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Banned Medical Ads Still on TV
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Advertisements on some medical products have still been seen on TV, after a set of new regulations on banning them came into effect on Aug. 1.

In a joint statement by the State Administration of Radio, Film and Television (SARFT) and the State Administration of Industry and Commerce (SAIC), television and radio advertisements for medicines, medical equipments, weight loss, breast enlargement and other beauty products and treatments are temporarily banned.

The joint statement by SARFT and SAIC said television and radio stations that fail to fulfill their obligations to cause serious results will be punished as such ads may violate consumer's rights and endanger their health.

However, a dozen of provincial TV stations still put on show such advertisements till midnight of Aug. 1, with introduction of the medical products giving no details of manufacturers or distributors.

"Such advertisements have broken the rules," said an official with the SARFT, refusing to be named.

He explained that according to the new regulations, a TV shopping program should make it clear the manufacturing and distributing companies of the medical products, and the approval on the products by the government.

He revealed that all provincial administrations under SARFT were demanded to rectify the TV stations breaking the rules, and carry out stricter checks over independently operating channels.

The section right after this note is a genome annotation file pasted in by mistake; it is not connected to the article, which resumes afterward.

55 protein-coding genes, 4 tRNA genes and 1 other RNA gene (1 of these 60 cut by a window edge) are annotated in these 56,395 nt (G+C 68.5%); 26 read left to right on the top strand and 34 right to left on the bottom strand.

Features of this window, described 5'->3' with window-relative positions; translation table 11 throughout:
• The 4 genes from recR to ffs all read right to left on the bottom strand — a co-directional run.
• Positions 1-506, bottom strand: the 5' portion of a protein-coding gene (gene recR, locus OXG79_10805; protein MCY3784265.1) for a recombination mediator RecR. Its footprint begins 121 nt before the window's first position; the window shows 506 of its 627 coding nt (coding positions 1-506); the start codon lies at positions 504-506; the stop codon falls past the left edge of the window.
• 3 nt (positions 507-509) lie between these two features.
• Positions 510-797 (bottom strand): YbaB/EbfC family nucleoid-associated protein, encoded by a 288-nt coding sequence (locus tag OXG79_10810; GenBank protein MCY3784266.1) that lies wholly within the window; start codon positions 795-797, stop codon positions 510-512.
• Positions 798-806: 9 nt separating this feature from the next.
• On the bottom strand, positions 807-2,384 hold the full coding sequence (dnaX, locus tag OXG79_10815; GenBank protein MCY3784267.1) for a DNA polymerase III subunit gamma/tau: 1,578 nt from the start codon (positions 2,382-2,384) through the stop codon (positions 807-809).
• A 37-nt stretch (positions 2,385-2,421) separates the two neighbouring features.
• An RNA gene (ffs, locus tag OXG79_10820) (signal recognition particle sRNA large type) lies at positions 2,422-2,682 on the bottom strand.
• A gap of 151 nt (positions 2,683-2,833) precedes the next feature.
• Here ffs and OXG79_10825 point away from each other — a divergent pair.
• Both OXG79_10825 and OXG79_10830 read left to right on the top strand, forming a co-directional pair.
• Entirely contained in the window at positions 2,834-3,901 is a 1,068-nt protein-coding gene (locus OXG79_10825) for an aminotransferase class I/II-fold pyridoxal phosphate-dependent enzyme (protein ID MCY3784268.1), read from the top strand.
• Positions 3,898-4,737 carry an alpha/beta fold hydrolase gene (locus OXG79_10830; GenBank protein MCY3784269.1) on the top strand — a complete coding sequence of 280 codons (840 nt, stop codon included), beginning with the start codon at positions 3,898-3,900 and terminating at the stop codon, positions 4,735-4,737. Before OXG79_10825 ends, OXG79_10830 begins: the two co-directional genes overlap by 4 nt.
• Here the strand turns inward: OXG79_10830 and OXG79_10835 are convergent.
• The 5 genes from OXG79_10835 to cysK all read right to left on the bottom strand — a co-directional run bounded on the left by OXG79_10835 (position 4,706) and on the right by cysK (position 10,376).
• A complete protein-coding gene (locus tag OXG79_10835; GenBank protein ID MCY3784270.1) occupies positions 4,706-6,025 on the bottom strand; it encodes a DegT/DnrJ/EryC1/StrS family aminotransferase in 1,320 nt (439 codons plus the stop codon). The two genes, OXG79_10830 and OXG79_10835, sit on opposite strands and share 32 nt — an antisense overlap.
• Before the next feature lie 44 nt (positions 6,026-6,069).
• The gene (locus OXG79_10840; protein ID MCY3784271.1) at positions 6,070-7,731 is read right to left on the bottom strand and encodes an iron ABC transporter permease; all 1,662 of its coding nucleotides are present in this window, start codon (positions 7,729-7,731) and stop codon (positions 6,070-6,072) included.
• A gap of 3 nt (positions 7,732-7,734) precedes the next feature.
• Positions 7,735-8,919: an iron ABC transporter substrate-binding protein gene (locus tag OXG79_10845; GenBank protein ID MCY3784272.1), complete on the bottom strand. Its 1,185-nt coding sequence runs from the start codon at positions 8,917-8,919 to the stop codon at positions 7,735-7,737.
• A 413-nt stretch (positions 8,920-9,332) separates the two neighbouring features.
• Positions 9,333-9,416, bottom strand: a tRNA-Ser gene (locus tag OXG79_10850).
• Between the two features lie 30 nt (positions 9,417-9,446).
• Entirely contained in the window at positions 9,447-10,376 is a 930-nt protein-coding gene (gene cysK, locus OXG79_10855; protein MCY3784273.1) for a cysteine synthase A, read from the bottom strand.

The SARFT will send a notice to those who broke rules, the official noted. If one television or radio receives three notices within 60 days, it will be forbidden to screen advertisement and the officials in charge will be penalized.

The official stressed that the advertisements on weight losing products in the name of "keeping fit" will also be banned.

According to some medical advertisements still on TV, people might have slim figures by taking a pair of shoes or a pair of trousers, or wash off their freckle with certain cleanser. The advertisements even claim that the cleanser could wash off the color of gold fish.

Lack of regulations and supervision has led to such advertisements that exaggerate the products' functions and mislead the consumers, said Qu Jianmin, an official in charge of advertisements with the SAIC.

In recent year, a series of incidents have occurred in China as fake drugs or inappropriate medical treatment led to injuries or even deaths.

What's worse, Qu said, some advertisements on health food for man used ambiguous pictures and words, which not only misled the consumers, but also harmed the social atmosphere.

Qu said the SAIC will speed up the amendment on relevant regulations to curb the misleading advertisements, and issue standards for advertisements on medicines.

He revealed that the SAIC will launch a nationwide check-up specially on advertisements for medicine and health care products. The campaign will combat such activities as advertising on false medicine and health care food, inviting patients, celebrities or scholars to prove the functions of medical products, or exaggerating the functions of these products.

Ren Qian, a senior official with the SARFT, said the SARFT will not only ban the advertisements on medical products, but also relevant advertisements that exaggerate the functions of the products.

He told Xinhua that the SARFT will further regulate the procedures of screening advertisements, check over the contents of the advertisements, and tighten control on TV shopping programs. 

(Xinhua News Agency August 4, 2006)

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